Oh, yeah. Here’s the publisher’s blurb:
Amanda McCready was four years old when she vanished from a Boson apartment in 1997. Desperate pleas for help from the child’s aunt led savvy, tough-nosed investigators Patrick Kenzie and Angela Gennaro to take on the case. The pair risked everything to find the young girl—only to have Kenzie orchestrate her return to a neglectful mother and a broken home.
Now Amanda is sixteen—and gone again. A stellar student, brilliant but aloof, she seemed destined to escape her upbringing. Yet Amanda’s aunt is once more knocking at Kenzie’s door, fearing the worst for the little girl who has blossomed into a striking bright young woman who hasn’t been seen in two weeks.
Haunted by the past, Kenzie and Gennaro revisit the case that troubled them the most, following a twelve-year trail of secrets and lies down the darkest alleys of Boston’s gritty, blue-collar streets. Assuring themselves that this time will be different, they vow to make good on their promise to find Amanda and see that she is safe. But their determination to do the right thing holds dark implications Kenzie and Gennaro aren’t prepared for… consequences that could cost them not only Amanda’s life, but their own.
I’ll be curious to hear how others like this final installment in the Kenzie-Gennaro series. Leave me a comment, if you’re interested in my ARC. I’ll draw a name on December 13th.
November 21, 2010
Plain Kate by Erin Bow
2010 Arthur A. Levine Books (Scholastic)
(from the author's website)
In addition to his good looks, charm, wit, loyalty, love of animals and all-around good nature, my husband is as passionate about reading as I am. He reads a lot more nonfiction (especially history & biographies) than I do, but he still enjoys a good novel and often reads what I recommend. We've spent many an evening sitting at the dinner table, chatting about our current reads. This past week, we've been discussing a teen novel that was written by the daughter of a friend of ours. We were first introduced to Erin Bow's beautiful writing in Mongoose Diaries (reviewed here almost exactly a year ago!), but Plain Kate is her first novel, and we were both quite eager to get our hands on it. Since I was in the middle of a book club read, I told Rod to go ahead and read Plain Kate before me. He read it and loved it. As we were chatting, he said he'd like to write the review, so without any further babbling from me, here's Rod's review of Plain Kate:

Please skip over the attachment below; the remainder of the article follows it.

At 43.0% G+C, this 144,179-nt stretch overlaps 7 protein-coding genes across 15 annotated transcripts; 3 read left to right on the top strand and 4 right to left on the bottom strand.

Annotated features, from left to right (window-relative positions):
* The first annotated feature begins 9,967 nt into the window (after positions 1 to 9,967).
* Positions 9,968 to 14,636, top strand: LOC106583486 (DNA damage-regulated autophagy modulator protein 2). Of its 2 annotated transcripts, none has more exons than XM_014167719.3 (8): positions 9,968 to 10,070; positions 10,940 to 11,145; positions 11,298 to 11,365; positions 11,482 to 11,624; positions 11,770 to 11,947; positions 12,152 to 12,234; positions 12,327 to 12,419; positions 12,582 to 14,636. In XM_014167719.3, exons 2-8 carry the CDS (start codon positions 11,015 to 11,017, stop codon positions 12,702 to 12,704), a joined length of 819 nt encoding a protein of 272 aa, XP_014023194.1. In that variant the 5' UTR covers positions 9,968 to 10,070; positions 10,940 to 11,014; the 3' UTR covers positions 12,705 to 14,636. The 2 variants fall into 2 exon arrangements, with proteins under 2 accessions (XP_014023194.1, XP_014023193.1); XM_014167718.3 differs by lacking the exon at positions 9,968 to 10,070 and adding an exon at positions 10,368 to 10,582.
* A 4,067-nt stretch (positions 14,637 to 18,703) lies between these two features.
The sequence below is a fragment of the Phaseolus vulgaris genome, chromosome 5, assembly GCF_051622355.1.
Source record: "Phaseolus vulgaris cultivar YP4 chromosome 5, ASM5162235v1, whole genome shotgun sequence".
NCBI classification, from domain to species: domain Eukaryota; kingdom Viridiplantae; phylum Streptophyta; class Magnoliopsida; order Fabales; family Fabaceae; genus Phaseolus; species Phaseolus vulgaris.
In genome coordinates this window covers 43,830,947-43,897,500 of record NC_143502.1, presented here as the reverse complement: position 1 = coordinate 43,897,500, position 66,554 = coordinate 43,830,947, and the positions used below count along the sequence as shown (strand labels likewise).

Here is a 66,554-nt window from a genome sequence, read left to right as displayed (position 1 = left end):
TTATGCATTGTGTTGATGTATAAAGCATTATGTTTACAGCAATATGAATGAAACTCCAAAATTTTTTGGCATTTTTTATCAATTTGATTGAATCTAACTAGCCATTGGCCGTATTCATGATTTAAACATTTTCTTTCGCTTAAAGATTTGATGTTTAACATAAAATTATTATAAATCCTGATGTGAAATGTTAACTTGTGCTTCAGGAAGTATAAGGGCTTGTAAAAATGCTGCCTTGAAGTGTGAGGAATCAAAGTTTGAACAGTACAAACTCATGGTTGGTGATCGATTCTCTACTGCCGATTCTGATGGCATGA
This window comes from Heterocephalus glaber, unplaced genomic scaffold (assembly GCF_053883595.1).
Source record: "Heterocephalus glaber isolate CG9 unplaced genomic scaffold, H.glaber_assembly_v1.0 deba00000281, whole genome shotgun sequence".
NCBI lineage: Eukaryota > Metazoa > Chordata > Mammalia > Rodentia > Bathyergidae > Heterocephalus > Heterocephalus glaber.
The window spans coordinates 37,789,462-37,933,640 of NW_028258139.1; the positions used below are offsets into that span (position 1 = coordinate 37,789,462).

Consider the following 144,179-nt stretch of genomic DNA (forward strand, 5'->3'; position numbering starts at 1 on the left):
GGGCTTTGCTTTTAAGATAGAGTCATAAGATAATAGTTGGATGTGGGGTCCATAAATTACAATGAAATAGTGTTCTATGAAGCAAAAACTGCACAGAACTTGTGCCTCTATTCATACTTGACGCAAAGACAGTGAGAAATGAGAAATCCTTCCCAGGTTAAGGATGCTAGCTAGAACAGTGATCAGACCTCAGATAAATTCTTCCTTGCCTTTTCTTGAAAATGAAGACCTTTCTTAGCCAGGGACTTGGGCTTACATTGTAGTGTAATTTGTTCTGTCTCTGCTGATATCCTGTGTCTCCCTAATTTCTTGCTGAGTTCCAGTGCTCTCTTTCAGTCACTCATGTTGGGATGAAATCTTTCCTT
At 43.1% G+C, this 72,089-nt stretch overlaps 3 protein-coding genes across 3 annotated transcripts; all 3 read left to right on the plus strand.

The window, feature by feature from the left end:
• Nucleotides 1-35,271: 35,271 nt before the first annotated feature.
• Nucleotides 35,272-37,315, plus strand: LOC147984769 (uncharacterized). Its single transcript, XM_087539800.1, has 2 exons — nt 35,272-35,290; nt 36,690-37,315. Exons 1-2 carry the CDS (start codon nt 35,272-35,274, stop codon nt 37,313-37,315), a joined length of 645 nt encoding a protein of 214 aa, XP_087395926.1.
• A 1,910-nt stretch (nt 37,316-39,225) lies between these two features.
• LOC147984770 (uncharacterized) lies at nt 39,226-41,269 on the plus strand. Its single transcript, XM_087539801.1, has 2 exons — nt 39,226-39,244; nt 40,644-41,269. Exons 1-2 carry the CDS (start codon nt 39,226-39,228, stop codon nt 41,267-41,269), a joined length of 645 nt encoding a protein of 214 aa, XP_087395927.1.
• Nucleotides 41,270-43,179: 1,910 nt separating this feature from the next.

Plain Kate is a magical book about a magical girl in a magical land. Aimed at young adults, it is at once a quest novel, a coming-of-age story, and a fairy tale in the classic tradition. It is the story of a young girl who must overcome hardship and confront danger to find her way in a world that abounds in enchantment, both good and evil.
The title is ironic, for we soon see that there is nothing at all plain about Kate. She is beautiful, pure of heart and strong of mind, honest and determined. Other characters, older and wiser than Kate herself, understand that there is something very special about her:
Take this one,” said Daj, pointing an elbow at Kate while she turned the chicken over. “This is Kate Carver, who will go our way a while.”
"Plain Kate,” corrected Plain Kate.
“Hmph, so you said.” Daj eyed her. “As you’d have it, kit.”